Some practitioners call it Rock Balancing
. Some call it the ancient art (or Zen
) of Stone Stacking
, while others call it cairn
constructing. Often remote & anonymous, these simple stone-on-stone sculptures speak to us like microcosmic written stories (bookmarks). We can read them as locators (breadcrumbs), places of ritual, icons, dancing spirit beings, calendrical circles, lightning rods, forts, falling stars, or other things — from distant times & places, other cultures and languages. And, we can build them ourselves in our own place & time, in our own image
. It’s really all part of the same thing.
|↑ Click on the images ↑
And yet, each iteration expresses something new & unique, too. It’s an object of divine beauty or comedy or ch’i
or abstraction that never quite existed before, and may never again.
Teddy Betts (1956 – 2010)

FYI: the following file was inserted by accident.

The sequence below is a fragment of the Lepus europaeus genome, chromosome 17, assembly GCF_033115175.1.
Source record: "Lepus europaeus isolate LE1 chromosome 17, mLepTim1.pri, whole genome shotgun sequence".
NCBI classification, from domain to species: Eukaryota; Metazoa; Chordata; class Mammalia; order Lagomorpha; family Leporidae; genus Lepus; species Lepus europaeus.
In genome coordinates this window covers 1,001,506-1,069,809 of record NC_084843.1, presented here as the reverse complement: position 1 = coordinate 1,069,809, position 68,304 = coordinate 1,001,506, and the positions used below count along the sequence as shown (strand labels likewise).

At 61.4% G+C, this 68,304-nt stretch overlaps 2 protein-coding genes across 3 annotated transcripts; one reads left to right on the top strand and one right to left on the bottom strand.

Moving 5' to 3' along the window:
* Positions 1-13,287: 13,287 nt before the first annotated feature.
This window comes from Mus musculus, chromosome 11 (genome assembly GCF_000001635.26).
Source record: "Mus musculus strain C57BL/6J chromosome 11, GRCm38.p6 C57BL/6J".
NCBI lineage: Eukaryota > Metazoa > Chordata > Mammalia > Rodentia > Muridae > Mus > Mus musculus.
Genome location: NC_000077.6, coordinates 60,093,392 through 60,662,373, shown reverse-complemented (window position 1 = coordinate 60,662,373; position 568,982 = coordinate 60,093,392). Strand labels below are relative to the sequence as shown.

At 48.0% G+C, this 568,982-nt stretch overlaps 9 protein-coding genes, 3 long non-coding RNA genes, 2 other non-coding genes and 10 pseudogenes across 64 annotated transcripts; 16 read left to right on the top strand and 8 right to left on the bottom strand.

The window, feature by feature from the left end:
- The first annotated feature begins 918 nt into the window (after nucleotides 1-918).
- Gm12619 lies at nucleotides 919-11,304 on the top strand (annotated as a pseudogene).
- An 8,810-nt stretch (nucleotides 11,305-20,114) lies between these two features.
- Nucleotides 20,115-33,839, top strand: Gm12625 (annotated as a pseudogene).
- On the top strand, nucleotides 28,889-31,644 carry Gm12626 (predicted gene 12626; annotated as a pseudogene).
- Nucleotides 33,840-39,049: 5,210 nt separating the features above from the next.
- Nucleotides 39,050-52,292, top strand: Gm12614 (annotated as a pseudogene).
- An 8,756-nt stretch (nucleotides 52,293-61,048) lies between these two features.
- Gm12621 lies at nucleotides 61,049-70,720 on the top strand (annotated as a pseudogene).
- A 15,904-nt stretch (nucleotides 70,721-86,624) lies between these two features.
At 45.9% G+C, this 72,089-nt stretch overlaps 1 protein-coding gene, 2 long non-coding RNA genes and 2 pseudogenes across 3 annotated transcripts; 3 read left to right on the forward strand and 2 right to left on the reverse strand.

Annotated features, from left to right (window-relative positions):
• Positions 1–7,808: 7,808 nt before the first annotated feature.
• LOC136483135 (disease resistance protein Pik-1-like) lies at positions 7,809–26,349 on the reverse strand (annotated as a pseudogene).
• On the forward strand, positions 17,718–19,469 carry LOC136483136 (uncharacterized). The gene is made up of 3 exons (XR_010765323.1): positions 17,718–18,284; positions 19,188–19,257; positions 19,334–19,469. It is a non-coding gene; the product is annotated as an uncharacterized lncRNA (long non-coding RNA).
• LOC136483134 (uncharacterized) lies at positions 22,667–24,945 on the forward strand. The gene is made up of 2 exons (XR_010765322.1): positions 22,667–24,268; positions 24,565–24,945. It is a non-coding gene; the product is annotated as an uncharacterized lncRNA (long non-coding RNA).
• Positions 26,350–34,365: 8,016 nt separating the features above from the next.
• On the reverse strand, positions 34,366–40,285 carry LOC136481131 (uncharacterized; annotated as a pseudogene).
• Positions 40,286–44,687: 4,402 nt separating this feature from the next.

Master River Rock Builder
Photo by Doug Retzler
It’s where the modern age meets the stone age — a balancing
a fragile, pivotal moment in the river of time
. Here in Maryland’s Patapsco valley, we call it River Rock Building
because that’s what Teddy called it. He was a devoted River Rock Builder
, like no other.
For more information about Nature in the Park on FaceBook:
For more pictures go to: http://ellicottcity.net/gallery/guardians_of_the_patapsco/
Significance of River Rock Building by Tom Chambers: http://http://rockbuilding.wordpress.com/semiotics
This information was provided by Nature Art in the Park.org